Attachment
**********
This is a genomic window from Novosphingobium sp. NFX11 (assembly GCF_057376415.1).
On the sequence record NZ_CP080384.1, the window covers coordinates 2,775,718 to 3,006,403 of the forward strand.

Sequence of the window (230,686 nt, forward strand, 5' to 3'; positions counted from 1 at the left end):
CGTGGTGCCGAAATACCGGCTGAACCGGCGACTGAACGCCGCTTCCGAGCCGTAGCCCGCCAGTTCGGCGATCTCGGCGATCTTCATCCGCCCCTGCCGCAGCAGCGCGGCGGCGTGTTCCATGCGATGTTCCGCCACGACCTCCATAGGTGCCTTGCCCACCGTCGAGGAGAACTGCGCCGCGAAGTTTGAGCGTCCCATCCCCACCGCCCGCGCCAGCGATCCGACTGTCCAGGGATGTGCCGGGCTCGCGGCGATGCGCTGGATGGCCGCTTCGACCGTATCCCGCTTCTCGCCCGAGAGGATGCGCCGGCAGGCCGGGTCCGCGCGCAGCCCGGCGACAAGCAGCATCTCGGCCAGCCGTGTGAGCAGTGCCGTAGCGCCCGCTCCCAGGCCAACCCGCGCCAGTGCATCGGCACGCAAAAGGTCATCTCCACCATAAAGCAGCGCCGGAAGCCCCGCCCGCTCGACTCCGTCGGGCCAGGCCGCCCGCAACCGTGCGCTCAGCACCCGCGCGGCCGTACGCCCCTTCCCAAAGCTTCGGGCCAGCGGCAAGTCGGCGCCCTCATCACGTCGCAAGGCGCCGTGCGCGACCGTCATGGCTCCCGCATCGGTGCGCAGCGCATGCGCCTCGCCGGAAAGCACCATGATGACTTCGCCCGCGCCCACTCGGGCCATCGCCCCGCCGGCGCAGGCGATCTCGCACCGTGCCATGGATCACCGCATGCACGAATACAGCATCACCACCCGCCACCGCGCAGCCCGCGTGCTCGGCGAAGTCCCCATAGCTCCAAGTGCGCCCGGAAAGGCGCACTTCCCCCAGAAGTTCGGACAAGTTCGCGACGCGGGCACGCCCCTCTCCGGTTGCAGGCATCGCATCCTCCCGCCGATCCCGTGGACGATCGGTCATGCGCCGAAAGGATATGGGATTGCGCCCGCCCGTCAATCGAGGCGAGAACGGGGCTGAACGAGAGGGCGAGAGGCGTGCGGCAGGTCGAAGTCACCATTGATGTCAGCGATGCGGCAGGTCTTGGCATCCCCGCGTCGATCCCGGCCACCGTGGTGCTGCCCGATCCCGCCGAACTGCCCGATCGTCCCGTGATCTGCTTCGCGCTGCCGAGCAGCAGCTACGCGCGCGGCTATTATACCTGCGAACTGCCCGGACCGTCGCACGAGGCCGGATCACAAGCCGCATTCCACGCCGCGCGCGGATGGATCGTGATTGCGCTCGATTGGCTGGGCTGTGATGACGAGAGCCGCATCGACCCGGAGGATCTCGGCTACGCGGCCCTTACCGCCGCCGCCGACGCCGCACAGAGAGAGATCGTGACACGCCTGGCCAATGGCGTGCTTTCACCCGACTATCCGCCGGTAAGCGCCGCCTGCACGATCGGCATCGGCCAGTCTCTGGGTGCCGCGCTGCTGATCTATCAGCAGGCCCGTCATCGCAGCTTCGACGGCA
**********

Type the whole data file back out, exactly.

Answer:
This is a genomic window from Novosphingobium sp. NFX11 (assembly GCF_057376415.1).
On the sequence record NZ_CP080384.1, the window covers coordinates 2,775,718 to 3,006,403 of the forward strand.

Sequence of the window (230,686 nt, forward strand, 5' to 3'; positions counted from 1 at the left end):
CGTGGTGCCGAAATACCGGCTGAACCGGCGACTGAACGCCGCTTCCGAGCCGTAGCCCGCCAGTTCGGCGATCTCGGCGATCTTCATCCGCCCCTGCCGCAGCAGCGCGGCGGCGTGTTCCATGCGATGTTCCGCCACGACCTCCATAGGTGCCTTGCCCACCGTCGAGGAGAACTGCGCCGCGAAGTTTGAGCGTCCCATCCCCACCGCCCGCGCCAGCGATCCGACTGTCCAGGGATGTGCCGGGCTCGCGGCGATGCGCTGGATGGCCGCTTCGACCGTATCCCGCTTCTCGCCCGAGAGGATGCGCCGGCAGGCCGGGTCCGCGCGCAGCCCGGCGACAAGCAGCATCTCGGCCAGCCGTGTGAGCAGTGCCGTAGCGCCCGCTCCCAGGCCAACCCGCGCCAGTGCATCGGCACGCAAAAGGTCATCTCCACCATAAAGCAGCGCCGGAAGCCCCGCCCGCTCGACTCCGTCGGGCCAGGCCGCCCGCAACCGTGCGCTCAGCACCCGCGCGGCCGTACGCCCCTTCCCAAAGCTTCGGGCCAGCGGCAAGTCGGCGCCCTCATCACGTCGCAAGGCGCCGTGCGCGACCGTCATGGCTCCCGCATCGGTGCGCAGCGCATGCGCCTCGCCGGAAAGCACCATGATGACTTCGCCCGCGCCCACTCGGGCCATCGCCCCGCCGGCGCAGGCGATCTCGCACCGTGCCATGGATCACCGCATGCACGAATACAGCATCACCACCCGCCACCGCGCAGCCCGCGTGCTCGGCGAAGTCCCCATAGCTCCAAGTGCGCCCGGAAAGGCGCACTTCCCCCAGAAGTTCGGACAAGTTCGCGACGCGGGCACGCCCCTCTCCGGTTGCAGGCATCGCATCCTCCCGCCGATCCCGTGGACGATCGGTCATGCGCCGAAAGGATATGGGATTGCGCCCGCCCGTCAATCGAGGCGAGAACGGGGCTGAACGAGAGGGCGAGAGGCGTGCGGCAGGTCGAAGTCACCATTGATGTCAGCGATGCGGCAGGTCTTGGCATCCCCGCGTCGATCCCGGCCACCGTGGTGCTGCCCGATCCCGCCGAACTGCCCGATCGTCCCGTGATCTGCTTCGCGCTGCCGAGCAGCAGCTACGCGCGCGGCTATTATACCTGCGAACTGCCCGGACCGTCGCACGAGGCCGGATCACAAGCCGCATTCCACGCCGCGCGCGGATGGATCGTGATTGCGCTCGATTGGCTGGGCTGTGATGACGAGAGCCGCATCGACCCGGAGGATCTCGGCTACGCGGCCCTTACCGCCGCCGCCGACGCCGCACAGAGAGAGATCGTGACACGCCTGGCCAATGGCGTGCTTTCACCCGACTATCCGCCGGTAAGCGCCGCCTGCACGATCGGCATCGGCCAGTCTCTGGGTGCCGCGCTGCTGATCTATCAGCAGGCCCGTCATCGCAGCTTCGACGGCA